LACONIA — Earlier this month city officials were reminded of their binding obligation to assist the penniless when, after a hearing in Belknap County Superior Court, Justice James D. O'Neill, III immediately ordered the city to house a woman and her two children at the Landmark Hotel.
The general assistance law, one of the oldest of all state statutes, reads "whenever a person in any town is poor and unable to support himself, he shall be relieved and maintained by the overseers of public welfare of such town, whether or not he has residence there."
On Dec. 31, the single mother and her children, ages 13 and 17, were evicted from the three-bedroom apartment where they had lived for more than six years after repeatedly violating the terms of their lease. At the time, Elliott Berry of New Hampshire Legal Assistance, who represented the woman in court, said that she had about $1,411 in cash, and five days later received another $259 in child support. However, by Jan. 11 she had spent all she had on a hotel room, foodstuffs and other essentials.
The woman applied to the Welfare Department for emergency assistance, requesting $572.25 to pay for a room at the Landmark Hotel for another 21 days. Instead, the city granted her sufficient funds for two nights, and on Jan. 13 denied her request for further assistance. Catholic Charities and the Laconia Congregational Church paid for the hotel room through Jan. 15, when she was told she and her children would have to leave the hotel.
On Jan. 15, the woman asked the court to order the city to provide housing for her and her children at the Landmark Inn until Jan. 27, when she would have sufficient funds to rent an apartment.
In court, the city, represented by attorney Laura Spector-Morgan, accepted that the woman had $1,670 when she was evicted, but claimed she spent $703 for the hotel room between Dec. 31 and Jan. 10, leaving $967 for which she had failed to account. She said that the woman understood the process for administering assistance from past experience, yet failed to comply by accounting for past income and benefits. Likewise, the city said that her monthly income of $2,149 exceeded her necessary expenses of $1,287, rendering her ineligible for further assistance.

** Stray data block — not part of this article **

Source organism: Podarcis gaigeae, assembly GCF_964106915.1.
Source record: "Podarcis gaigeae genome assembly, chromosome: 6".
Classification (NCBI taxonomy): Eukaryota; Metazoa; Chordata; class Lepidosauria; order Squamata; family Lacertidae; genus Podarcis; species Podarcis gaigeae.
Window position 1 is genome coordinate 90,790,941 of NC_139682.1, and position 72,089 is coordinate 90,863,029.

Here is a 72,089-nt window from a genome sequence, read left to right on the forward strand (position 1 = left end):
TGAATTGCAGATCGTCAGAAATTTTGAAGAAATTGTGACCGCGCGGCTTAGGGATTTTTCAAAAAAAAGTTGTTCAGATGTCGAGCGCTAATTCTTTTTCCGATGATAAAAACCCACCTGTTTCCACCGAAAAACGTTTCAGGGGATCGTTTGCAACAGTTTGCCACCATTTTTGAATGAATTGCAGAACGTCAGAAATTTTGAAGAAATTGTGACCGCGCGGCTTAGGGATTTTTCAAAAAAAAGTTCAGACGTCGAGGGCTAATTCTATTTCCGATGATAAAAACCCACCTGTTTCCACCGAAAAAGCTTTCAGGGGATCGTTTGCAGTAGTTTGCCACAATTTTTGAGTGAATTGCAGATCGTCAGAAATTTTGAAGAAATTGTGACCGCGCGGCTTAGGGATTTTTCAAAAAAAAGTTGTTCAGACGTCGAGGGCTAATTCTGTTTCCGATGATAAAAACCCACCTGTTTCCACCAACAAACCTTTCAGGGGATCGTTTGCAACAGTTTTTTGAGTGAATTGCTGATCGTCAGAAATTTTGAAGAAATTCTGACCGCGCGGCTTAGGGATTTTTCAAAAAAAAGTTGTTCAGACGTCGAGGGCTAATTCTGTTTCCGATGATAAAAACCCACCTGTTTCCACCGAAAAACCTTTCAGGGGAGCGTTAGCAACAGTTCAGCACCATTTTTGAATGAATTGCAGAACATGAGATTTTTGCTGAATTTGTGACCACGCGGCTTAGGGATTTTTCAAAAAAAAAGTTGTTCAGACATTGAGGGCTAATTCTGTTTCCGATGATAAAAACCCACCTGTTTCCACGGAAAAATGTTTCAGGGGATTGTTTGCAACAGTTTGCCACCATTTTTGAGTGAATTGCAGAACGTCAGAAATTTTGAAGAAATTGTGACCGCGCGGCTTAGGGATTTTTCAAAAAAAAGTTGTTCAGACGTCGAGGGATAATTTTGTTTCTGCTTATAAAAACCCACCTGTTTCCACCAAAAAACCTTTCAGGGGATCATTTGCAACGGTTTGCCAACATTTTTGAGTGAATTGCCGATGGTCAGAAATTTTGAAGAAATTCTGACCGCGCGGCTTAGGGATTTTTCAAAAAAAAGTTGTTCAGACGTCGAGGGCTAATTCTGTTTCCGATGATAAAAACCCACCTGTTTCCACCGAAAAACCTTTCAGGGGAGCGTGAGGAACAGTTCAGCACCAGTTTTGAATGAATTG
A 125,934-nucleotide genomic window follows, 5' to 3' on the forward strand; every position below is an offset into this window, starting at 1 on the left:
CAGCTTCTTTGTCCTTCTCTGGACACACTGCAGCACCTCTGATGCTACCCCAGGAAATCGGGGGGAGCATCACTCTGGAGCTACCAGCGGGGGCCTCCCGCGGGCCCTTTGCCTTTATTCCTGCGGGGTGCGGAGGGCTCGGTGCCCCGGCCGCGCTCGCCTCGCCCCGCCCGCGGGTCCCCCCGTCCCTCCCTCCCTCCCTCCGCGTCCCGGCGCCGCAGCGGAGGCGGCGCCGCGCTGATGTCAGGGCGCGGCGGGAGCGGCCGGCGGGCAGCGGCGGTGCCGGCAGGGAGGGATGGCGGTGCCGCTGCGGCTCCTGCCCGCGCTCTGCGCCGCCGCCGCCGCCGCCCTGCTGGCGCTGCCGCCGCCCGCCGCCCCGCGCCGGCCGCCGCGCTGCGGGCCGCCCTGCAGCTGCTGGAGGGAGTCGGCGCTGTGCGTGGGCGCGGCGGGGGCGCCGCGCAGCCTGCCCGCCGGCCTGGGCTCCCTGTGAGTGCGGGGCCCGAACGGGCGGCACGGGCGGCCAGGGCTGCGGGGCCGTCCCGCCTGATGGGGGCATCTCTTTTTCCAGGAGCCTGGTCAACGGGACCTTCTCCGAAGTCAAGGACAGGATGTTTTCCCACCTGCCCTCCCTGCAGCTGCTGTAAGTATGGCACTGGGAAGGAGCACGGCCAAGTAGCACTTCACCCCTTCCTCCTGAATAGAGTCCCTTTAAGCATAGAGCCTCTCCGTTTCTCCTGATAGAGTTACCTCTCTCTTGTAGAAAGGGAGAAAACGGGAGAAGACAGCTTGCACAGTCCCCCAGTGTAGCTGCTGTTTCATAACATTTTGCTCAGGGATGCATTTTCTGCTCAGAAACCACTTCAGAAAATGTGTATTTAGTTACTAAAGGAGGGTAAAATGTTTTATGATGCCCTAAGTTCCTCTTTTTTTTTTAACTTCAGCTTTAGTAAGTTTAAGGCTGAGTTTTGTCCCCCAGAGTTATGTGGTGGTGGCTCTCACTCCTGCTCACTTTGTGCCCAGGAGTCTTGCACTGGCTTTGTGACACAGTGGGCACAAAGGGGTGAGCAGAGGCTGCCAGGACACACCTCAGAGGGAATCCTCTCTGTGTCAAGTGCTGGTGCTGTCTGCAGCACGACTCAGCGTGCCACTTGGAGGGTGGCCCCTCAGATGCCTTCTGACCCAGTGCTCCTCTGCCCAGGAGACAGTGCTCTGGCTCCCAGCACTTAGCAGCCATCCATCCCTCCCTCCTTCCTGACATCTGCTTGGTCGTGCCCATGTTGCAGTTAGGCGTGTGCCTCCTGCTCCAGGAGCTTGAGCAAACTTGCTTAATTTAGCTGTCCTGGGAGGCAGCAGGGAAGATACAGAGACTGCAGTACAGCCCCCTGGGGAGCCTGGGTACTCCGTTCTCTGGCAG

On behalf of the woman, Berry told the court that without assistance the woman and her children would be "living on the street and insisted that "current need is the basis for determining eligibility for general assistance, and that how a person becomes poor and unable to support herself is irrelevant." He noted that in 1873 the New Hampshire Supreme Court ruled that "it makes no difference, so far as regards the obligation upon the town, whether a person be reduced to necessity by his own misconduct or fault, or by the wrongful or careless act of another, or by pure accident or misfortune."
O'Neill agreed and ordered the city to house the woman and her children at the Landmark Hotel until Jan. 27.
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